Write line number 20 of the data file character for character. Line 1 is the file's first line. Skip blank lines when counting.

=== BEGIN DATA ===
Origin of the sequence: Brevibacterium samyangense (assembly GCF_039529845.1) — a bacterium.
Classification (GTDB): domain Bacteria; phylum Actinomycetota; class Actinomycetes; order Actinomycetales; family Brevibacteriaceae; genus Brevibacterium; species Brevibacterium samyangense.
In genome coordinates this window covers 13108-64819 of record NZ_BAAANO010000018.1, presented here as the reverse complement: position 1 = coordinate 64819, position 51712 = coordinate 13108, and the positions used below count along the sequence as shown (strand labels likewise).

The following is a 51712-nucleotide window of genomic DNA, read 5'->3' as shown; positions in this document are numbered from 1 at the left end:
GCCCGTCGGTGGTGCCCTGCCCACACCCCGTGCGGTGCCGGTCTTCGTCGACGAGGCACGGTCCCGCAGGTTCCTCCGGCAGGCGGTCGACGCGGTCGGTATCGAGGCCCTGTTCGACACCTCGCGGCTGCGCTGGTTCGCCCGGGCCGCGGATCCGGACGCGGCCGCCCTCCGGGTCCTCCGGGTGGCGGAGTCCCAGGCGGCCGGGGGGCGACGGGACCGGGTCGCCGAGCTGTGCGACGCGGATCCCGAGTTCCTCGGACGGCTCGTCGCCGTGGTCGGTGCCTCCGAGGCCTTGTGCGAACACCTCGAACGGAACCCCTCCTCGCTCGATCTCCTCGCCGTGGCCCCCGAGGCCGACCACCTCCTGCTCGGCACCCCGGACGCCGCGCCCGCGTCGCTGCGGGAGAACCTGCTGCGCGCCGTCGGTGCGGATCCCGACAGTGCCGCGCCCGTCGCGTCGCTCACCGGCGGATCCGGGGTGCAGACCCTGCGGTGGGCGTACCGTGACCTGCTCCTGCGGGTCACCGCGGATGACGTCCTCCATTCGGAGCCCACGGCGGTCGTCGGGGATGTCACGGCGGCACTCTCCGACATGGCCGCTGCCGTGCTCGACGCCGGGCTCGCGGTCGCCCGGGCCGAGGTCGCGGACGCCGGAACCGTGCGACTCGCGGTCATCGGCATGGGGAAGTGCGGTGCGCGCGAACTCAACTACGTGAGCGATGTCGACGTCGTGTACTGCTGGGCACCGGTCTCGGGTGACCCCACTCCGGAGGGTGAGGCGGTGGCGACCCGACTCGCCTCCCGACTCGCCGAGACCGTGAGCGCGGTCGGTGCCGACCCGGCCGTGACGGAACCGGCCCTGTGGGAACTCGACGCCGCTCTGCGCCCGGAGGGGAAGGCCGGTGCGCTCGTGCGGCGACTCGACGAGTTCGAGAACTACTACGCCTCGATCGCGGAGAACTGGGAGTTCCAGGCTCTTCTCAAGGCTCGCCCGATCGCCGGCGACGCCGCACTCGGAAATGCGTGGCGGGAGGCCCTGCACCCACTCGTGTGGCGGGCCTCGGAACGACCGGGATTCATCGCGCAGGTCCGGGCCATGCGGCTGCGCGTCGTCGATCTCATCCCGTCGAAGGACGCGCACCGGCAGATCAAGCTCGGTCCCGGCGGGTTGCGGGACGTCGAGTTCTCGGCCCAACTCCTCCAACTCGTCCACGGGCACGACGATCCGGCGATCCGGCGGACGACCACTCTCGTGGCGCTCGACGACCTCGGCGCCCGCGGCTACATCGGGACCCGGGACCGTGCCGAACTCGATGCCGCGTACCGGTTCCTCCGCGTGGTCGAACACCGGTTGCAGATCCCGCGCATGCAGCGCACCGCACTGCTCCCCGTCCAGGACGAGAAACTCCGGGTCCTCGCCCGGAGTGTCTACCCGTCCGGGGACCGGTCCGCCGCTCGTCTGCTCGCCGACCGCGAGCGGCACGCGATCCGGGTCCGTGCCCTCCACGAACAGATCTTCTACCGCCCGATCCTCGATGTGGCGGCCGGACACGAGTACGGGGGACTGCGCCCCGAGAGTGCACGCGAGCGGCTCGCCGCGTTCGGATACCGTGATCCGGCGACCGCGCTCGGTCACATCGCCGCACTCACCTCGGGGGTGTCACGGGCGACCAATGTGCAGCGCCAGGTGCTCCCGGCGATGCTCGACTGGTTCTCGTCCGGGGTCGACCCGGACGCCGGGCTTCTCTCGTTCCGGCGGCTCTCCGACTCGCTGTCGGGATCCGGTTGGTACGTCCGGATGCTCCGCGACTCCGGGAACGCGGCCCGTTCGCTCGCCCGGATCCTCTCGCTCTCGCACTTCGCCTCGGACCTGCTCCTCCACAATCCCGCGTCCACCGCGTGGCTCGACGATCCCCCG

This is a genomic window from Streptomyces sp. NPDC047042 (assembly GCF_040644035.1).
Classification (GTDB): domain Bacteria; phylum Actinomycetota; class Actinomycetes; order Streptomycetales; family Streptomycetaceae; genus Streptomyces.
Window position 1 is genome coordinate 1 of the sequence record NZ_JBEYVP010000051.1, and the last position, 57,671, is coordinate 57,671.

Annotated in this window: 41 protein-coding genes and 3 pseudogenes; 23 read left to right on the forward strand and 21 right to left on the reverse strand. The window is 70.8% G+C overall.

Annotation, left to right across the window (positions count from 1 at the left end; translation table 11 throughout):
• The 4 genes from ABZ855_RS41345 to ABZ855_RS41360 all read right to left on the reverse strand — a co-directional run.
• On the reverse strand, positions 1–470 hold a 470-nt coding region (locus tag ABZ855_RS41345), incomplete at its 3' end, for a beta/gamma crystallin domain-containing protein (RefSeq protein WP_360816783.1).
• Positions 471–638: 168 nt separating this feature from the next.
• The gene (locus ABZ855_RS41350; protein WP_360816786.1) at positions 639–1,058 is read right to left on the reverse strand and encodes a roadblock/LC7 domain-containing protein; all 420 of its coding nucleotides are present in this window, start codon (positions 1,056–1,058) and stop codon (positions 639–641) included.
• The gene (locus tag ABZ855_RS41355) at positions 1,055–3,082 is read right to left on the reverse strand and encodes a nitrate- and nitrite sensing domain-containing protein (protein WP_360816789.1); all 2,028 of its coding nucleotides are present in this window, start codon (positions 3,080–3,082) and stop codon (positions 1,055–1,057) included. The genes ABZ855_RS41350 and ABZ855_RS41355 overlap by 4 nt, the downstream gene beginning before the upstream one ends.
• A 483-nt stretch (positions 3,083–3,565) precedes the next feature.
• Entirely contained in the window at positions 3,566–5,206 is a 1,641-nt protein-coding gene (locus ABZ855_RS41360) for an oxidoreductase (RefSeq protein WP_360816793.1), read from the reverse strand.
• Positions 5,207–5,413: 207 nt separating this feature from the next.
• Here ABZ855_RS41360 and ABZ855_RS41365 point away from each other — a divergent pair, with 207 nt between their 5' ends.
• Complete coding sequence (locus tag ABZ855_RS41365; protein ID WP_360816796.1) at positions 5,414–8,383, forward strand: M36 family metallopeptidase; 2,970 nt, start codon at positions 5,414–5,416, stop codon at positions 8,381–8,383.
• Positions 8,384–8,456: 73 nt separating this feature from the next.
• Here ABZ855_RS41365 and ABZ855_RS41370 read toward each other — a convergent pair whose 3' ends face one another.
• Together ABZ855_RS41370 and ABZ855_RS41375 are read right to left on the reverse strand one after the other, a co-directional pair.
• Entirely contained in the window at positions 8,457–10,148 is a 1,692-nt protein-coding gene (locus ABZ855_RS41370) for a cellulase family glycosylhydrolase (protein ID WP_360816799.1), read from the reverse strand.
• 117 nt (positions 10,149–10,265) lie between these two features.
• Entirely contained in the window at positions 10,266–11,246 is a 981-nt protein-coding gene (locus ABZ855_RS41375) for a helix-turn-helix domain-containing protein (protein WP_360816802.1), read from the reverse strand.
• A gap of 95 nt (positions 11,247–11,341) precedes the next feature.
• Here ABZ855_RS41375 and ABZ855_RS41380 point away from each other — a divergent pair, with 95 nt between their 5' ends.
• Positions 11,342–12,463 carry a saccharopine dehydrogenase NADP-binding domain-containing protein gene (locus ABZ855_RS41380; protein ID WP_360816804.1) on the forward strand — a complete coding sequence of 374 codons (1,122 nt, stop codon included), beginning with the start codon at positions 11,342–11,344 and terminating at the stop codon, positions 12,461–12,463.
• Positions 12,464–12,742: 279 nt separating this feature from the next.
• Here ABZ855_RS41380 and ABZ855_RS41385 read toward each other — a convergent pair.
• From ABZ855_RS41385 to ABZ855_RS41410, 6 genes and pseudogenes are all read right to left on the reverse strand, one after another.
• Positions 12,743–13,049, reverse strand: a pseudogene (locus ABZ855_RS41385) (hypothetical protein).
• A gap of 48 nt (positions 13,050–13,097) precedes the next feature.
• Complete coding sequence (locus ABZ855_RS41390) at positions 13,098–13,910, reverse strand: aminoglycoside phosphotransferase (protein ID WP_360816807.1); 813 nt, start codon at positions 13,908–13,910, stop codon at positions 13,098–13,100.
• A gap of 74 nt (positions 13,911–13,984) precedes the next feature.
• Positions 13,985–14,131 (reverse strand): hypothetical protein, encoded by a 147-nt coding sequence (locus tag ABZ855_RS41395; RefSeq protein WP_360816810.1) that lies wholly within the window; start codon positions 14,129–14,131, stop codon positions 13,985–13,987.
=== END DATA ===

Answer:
• Complete coding sequence (locus tag ABZ855_RS41365; protein ID WP_360816796.1) at positions 5,414–8,383, forward strand: M36 family metallopeptidase; 2,970 nt, start codon at positions 5,414–5,416, stop codon at positions 8,381–8,383.